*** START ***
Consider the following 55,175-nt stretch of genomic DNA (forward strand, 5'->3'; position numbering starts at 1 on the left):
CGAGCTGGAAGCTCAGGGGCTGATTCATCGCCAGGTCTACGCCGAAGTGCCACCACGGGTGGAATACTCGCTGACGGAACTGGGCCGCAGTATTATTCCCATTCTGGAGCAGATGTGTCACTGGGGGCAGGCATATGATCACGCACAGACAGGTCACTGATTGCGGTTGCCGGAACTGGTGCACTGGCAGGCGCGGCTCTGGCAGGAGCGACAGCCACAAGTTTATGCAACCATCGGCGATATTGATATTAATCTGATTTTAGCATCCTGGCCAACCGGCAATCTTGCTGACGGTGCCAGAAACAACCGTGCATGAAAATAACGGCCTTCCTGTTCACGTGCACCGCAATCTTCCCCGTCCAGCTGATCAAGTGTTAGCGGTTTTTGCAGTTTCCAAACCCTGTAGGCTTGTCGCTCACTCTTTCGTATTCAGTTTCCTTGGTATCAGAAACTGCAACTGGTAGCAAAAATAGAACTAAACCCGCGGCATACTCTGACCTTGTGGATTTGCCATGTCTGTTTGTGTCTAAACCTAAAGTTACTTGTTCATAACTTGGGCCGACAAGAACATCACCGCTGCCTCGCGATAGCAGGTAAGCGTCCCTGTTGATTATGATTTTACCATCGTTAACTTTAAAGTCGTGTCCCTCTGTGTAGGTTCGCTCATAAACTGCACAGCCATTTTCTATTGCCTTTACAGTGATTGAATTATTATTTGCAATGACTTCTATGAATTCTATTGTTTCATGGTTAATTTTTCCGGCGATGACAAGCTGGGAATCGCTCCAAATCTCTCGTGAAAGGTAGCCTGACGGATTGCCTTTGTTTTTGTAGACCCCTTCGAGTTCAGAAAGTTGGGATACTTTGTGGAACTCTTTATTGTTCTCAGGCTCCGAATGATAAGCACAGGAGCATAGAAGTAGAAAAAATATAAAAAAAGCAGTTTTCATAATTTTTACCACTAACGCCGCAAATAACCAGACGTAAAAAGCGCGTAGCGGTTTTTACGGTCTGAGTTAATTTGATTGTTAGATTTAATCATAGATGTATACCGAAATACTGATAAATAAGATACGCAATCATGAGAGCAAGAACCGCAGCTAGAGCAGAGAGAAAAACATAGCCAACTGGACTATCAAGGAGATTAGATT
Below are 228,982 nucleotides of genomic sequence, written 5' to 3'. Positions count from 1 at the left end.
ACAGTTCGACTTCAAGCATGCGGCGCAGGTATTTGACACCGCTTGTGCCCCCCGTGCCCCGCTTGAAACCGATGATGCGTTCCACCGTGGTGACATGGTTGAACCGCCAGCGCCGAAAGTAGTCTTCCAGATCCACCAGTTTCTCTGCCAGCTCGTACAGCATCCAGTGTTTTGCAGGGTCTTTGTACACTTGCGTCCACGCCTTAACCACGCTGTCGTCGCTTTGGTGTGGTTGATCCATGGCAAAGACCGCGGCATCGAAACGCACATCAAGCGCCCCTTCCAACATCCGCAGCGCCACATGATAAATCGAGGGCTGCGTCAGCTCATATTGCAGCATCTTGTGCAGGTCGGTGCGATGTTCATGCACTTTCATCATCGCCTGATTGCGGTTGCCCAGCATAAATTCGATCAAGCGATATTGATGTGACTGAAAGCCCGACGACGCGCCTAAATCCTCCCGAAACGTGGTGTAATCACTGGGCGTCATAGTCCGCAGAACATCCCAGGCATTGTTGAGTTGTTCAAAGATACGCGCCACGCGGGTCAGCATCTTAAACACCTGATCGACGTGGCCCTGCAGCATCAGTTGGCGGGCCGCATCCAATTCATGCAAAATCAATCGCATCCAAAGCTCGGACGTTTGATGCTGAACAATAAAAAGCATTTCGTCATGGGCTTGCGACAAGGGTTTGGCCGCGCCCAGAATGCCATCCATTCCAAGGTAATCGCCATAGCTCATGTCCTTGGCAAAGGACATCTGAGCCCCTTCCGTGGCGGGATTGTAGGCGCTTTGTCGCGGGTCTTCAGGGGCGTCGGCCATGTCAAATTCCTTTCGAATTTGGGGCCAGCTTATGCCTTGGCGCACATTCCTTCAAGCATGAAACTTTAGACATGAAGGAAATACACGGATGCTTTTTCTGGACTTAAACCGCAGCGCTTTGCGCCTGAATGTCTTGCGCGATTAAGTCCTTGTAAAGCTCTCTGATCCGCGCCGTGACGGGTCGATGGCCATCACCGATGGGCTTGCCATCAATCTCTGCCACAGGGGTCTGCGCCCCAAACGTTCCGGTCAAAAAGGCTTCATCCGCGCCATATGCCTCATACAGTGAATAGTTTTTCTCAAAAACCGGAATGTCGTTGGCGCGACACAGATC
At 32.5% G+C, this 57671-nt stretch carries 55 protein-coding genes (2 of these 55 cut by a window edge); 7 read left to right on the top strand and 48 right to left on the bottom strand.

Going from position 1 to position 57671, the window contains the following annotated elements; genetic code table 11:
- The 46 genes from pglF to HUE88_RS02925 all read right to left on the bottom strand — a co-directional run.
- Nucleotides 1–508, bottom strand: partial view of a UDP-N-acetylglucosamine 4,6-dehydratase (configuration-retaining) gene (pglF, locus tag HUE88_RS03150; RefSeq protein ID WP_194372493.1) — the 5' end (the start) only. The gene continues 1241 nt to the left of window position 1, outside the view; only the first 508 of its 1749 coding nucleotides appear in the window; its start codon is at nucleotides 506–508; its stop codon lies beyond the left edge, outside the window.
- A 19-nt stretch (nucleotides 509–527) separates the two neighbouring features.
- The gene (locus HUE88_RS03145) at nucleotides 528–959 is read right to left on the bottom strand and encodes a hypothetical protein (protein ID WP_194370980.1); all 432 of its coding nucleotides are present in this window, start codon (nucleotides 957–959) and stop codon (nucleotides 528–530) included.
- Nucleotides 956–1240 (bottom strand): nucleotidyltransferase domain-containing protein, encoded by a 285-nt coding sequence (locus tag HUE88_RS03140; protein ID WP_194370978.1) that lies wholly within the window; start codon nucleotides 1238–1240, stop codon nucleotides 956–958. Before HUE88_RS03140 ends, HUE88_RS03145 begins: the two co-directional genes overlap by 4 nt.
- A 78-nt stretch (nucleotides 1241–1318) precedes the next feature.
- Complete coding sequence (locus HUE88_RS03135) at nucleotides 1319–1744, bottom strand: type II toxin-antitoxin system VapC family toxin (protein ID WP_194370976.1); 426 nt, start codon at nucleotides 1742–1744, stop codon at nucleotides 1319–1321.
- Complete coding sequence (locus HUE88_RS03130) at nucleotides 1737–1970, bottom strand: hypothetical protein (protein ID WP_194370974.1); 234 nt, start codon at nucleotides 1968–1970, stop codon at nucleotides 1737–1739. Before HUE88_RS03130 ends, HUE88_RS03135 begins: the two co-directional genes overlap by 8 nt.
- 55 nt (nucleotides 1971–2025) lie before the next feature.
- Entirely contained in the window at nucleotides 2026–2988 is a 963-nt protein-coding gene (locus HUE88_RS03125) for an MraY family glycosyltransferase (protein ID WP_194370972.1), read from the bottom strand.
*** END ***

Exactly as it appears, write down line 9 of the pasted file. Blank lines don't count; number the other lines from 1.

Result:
- A 19-nt stretch (nucleotides 509–527) separates the two neighbouring features.